Ian Whiteley

The Song Of The Wandering

In darkness deeper than the mine
where, once, I scraped my fingers to the bone
a silver seam of moonlight
breaks across the boiling blackness
and I let those self same fingers
idly trail in the cold Mediterranean.
I dream of the golden sunlight
left behind in the dust, distress and bullets.

That was then and this is now.
The churning sea, the angry orders
snapped at us in foreign tongues.
The smell of fear permeates this shanty-boat.
I drowse and dream of figs and apples,
sweetness quenching the arid desert mouth
of this poor orphan cast adrift
upon a ship of dreams.

Like fish in open boxes we lie back to back,
tightly packed Into the wooden crate
that bears its cargo to the free world
where, they promise, we will be safe.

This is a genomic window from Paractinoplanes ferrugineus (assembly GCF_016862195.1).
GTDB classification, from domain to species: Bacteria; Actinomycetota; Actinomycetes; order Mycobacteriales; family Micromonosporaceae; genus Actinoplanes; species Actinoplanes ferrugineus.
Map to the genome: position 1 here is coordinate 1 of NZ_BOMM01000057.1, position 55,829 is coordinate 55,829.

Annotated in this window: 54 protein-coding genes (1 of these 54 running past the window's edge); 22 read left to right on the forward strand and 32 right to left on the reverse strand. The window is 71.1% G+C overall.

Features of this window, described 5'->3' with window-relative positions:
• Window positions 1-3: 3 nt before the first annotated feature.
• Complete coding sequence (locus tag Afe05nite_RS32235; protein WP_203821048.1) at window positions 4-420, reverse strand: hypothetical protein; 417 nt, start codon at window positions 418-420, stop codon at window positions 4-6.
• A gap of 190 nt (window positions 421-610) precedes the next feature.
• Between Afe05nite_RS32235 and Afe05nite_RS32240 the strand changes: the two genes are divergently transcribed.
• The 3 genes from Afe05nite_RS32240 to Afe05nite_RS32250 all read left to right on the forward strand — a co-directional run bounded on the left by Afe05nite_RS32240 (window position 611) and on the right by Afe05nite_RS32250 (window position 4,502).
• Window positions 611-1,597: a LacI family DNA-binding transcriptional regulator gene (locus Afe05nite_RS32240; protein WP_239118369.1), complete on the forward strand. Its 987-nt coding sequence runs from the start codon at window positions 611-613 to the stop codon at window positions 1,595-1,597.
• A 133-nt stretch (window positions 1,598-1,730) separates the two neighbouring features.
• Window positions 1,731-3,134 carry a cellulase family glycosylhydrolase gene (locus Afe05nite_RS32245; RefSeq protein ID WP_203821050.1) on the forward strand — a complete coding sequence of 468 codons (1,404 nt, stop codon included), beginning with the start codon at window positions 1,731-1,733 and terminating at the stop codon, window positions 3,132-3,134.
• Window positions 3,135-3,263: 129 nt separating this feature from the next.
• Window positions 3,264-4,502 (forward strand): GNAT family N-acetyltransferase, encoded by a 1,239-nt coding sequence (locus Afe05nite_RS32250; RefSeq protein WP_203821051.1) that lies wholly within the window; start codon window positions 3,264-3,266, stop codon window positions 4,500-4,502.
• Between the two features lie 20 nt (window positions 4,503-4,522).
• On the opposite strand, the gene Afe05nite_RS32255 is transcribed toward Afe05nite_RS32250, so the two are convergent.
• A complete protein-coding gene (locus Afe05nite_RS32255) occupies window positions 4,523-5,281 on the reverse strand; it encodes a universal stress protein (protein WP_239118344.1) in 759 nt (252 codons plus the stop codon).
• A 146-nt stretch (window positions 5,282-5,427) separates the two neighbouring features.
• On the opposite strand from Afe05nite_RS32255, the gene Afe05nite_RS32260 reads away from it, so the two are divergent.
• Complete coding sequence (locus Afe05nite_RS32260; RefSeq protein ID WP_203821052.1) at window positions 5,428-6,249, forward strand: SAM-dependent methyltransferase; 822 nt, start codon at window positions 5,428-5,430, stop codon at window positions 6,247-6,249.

We sing ancestral hymns,
learned from nuns in schools under African skies,
who all lay dead beneath
the soldiers boots.

Songs of the wandering.
The crossing of oceans –
first Saharan, then the tides.
Buying a future that cannot be foretold
even though they call these vessels ‘Zodiacs’.
Counterpoint rhythms of futile calls to God
to save us from this undulating hell
and lead us to redemption.

A creak…
a groan…
wetness rushes
into the mass…
we move…
it rolls
and all
is lost…



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